With the familiarity that comes with having made the recipe a number of times, I cut and pitted the avocado, measured the cocoa powder, maple syrup, milk, and vanilla, and whipped it together.
After spooning the pudding into individual serving bowls, I slid the bowls into the freezer for 15 minutes to speed the cooling.
When I reached back into the freezer to transfer them down into the refrigerator, condensation had formed on the outside of the bowls, and they were slippery.
One down, two down, three, and things were going well. When I lifted the fourth, the bowl slipped from my hand.
Boom. It hit the floor.
The bowl didn't break, but the jolt tossed the pudding from the bowl and it sprayed in every direction possible ... landing on my slacks, my sleeves, in my hair, on my face, and surrounding kitchen cabinets.
The first gasp I let out was for the bowl as it slipped from my hand.
The second, for the dollop of pudding that landed on my cheek.
And the third, loudest of all, came as I slid to the floor, in a full split, when I stepped forward and lost my chocolate-covered footing.
Oh, I wanted to cry, almost did cry, but the dollop on my cheek slid down and touched my lip.
Huh? Pudding ... sweet ... cool ... so good.
And then I laughed. Yes, I got the pudding made, but I'd also created a lot of work for myself when it came to cleaning up the mess I'd made.
National Don't Cry Over Spilled Milk Day reminded me of my pudding predicament and another saying: haste makes waste ... yes it does, and it puts you down one serving, puddin'.
I hope you use the weekly Story Starter calendar of days to write and share your stories.
Some days may resonate, others, not so much. But most weeks I hope you find one or two that prompt something ... for conversation, letters, writing practice, or a collection of stories worth sharing.
Because people love stories, and you've got some good ones.
If you're interested, here's the recipe for Avocado Chocolate Pudding.
I don't have anything for Ballet Day, do you?
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p.s. for the grammar buffs: Is it "spilled" or "spilt?"
It's listed as "National Don't Cry Over Spilled Milk Day," but when it came to my collage, I liked the alternate spelling, and decided to with "spilt."
Weeks into winter, we were 17" below average for snowfall, and then came the storms, one after another, and they dumped enough snow to make up the deficit.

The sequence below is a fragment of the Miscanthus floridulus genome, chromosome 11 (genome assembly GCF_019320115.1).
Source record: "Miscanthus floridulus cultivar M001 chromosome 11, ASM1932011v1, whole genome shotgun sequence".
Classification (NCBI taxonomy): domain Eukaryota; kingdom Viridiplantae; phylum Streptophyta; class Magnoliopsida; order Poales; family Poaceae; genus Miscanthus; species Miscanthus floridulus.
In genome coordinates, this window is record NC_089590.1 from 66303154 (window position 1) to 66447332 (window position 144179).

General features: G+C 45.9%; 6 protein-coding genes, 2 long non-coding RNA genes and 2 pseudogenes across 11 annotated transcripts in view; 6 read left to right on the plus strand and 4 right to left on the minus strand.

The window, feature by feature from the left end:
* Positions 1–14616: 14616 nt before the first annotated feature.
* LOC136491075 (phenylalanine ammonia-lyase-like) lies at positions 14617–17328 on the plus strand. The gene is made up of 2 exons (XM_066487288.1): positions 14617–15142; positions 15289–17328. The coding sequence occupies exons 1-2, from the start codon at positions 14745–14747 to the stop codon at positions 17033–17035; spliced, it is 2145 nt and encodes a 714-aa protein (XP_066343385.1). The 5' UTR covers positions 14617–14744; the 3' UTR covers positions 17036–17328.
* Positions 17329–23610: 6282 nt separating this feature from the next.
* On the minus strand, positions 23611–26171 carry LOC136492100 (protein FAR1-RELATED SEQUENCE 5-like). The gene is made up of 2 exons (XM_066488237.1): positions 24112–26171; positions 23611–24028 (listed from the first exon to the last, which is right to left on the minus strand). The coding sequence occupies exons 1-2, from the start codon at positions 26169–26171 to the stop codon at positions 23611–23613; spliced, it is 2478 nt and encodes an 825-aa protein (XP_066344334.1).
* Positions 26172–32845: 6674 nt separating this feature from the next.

After the first storm it seemed we were living in a snow globe. Snow covered rooftops, trees, and streets ... for days. It was beautiful.
After the snow came, I realized I missed the hush of a snow-covered landscape and the crisp air and blue sky that follows.
But winter is cold, often frigid, dark, and sometimes it seems like spring is just so far away.
One way to get through it is to get outside.
This is Snow Sculpting Week.
For the past 15 years, I've made a winter beauty for my Happy Snow Days greeting card that goes out in December. Sometimes I plan ahead and make one in January or February for the following year. Other times I take a chance and hope for snow early in November or December ... and it's always worked out.
Until it didn't.
For the first time in 15 years I didn't have a winter beauty for my winter greeting card. It was a mix of disappointment ... and relief.
Every year I shiver at the thought of going outside to start another ... afraid I won't come up with anything as good as what I've done before ... worried I won't find the right materials or create the right expression.
And it's cold.
Each one takes about two hours from start to finish.
I struggle with the thought of heading out into the cold and wring my hands and furrow my brow with concern. About halfway through, I have serious doubts. I take photos from the left and right to gain a better perspective ... to figure out what working, and what's not. Forage again for a different leaf, sprig, or twig to make the mouth right. Or the nose.
My fingers get stiff with the cold and by the time I'm done, the cold has reached my core.